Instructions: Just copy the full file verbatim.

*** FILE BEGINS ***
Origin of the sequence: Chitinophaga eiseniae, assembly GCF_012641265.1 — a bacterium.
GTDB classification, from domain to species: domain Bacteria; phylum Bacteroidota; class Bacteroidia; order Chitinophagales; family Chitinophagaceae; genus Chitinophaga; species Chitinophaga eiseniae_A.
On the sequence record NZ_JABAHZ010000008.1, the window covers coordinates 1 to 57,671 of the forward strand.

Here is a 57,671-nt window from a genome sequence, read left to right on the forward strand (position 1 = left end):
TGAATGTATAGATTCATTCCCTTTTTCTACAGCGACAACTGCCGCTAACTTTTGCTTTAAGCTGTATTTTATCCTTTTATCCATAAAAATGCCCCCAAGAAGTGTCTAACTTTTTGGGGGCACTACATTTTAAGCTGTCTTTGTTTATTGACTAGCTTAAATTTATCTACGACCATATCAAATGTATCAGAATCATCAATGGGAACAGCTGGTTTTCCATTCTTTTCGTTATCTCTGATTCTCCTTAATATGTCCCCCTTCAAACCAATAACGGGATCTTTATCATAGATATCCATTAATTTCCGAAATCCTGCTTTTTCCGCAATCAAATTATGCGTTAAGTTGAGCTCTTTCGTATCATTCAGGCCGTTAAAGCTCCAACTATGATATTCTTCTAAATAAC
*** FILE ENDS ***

Origin of the sequence: Chitinophaga eiseniae, assembly GCF_012641265.1 — a bacterium.
GTDB classification, from domain to species: domain Bacteria; phylum Bacteroidota; class Bacteroidia; order Chitinophagales; family Chitinophagaceae; genus Chitinophaga; species Chitinophaga eiseniae_A.
On the sequence record NZ_JABAHZ010000008.1, the window covers coordinates 1 to 57,671 of the forward strand.

Here is a 57,671-nt window from a genome sequence, read left to right on the forward strand (position 1 = left end):
TGAATGTATAGATTCATTCCCTTTTTCTACAGCGACAACTGCCGCTAACTTTTGCTTTAAGCTGTATTTTATCCTTTTATCCATAAAAATGCCCCCAAGAAGTGTCTAACTTTTTGGGGGCACTACATTTTAAGCTGTCTTTGTTTATTGACTAGCTTAAATTTATCTACGACCATATCAAATGTATCAGAATCATCAATGGGAACAGCTGGTTTTCCATTCTTTTCGTTATCTCTGATTCTCCTTAATATGTCCCCCTTCAAACCAATAACGGGATCTTTATCATAGATATCCATTAATTTCCGAAATCCTGCTTTTTCCGCAATCAAATTATGCGTTAAGTTGAGCTCTTTCGTATCATTCAGGCCGTTAAAGCTCCAACTATGATATTCTTCTAAATAAC